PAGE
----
Similarly, paper making necessitates deforestation, clearing thick forests for timber. These are just two examples; there are many more products that use non-renewable resources.
The resulting rapid depletion of natural resources is undoubtedly alarming and must be stopped. That is where mandating recycling can make a difference.
Recycling allows humans to conserve nature by using already existing materials for manufacturing new products. So, it’s safe to say that recycling is an effective solution to save draining natural resources.
Recycling Conserves Energy
Energy consumption is an integral part of any and all manufacturing processes.
Industries use a ton of energy to make products because making items from scratch requires refining and preparing raw materials.
Raw materials have to go through many extensive procedures in order to acquire a state suitable for manufacturing products. So, naturally, an incredibly high amount of joules are exhausted in the process.
Add the energy required to actually make the intended item; the total volume will be mind-bogglingly high. But it doesn’t have to be this way.
If recycling is made mandatory and old raw materials are reused, they will not have to go through refining plants to be ready for further processing.
That will automatically save a considerable amount of energy. That’s not all.
Acquiring resources for production purposes is also a rather energy-intensive procedure. So, every time an industry obtains fresh raw materials, it exhausts excessive energy units.
On the contrary, if recycled items are utilized, industries will not have to source fresh raw materials.
Concisely put, recycling conserves energy by providing old, previously-refined raw materials, reducing the requirement of joule volumes needed for treating fresh resources.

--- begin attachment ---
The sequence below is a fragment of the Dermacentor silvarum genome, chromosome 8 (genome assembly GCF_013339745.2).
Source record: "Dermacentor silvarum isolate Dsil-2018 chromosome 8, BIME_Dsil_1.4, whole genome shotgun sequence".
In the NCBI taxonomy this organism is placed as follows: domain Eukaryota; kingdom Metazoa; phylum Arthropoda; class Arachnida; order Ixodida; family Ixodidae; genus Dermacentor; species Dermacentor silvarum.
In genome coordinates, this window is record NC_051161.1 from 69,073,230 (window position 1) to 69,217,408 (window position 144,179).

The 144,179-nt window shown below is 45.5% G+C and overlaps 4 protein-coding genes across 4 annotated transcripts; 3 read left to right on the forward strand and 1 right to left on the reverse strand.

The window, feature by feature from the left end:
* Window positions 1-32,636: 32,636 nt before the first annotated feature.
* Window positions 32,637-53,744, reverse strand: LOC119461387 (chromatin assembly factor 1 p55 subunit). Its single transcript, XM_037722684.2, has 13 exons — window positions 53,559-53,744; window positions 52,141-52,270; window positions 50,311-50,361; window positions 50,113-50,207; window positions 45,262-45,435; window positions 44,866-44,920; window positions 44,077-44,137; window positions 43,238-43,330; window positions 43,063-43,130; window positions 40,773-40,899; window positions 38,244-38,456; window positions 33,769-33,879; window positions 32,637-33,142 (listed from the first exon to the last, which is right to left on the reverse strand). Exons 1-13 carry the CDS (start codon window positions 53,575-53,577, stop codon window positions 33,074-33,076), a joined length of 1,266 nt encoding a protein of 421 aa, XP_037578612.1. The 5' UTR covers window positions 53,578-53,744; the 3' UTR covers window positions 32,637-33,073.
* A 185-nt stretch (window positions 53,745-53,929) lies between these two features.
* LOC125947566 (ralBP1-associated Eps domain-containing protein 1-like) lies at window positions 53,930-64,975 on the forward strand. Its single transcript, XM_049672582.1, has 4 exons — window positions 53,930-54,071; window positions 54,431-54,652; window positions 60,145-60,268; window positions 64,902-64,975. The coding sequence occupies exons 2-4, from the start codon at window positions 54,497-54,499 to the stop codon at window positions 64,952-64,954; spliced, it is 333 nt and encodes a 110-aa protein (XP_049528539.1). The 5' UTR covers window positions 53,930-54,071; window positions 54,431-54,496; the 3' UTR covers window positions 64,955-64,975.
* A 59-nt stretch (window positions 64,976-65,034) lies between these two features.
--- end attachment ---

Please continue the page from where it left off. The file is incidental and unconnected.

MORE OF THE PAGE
Recycling Saves Marine Animals
Water pollution due to trash from landfills is a big problem. The waste from dumpsites washes away by rainwater and enters the ocean, contaminating the water.
The contaminated water is then consumed by the fish, which then die because they ingest pollutants present in the ocean.
Studies reveal that 79% of plastics produced end up in landfills, from where they are carried into the nearby water bodies.
Each year 18 million pounds of plastic make its way to the ocean. Eventually, this plastic is consumed by marine animals, killing them.
A report released by UNESCO revealed that 1 million seabirds lose their life to plastic every year. As the poor species plunge deep into the water to find food, they swallow pollutants and die.
Besides the consumption of plastic, entanglement in plastic products is another cause of the death of marine life. According to WWF, 1000 turtles get entangled in plastic and suffocate to death yearly.
Long story short, the ocean is becoming more and more polluted with every passing day due to the trash dumped on land that goes into the water eventually. A viable solution to this problem is recycling.
Naturally, when products are recycled, they don’t need to be dumped, which means they don’t wind up in water bodies. As a result, marine mammals and animals get to live longer.
Recycling Saves Money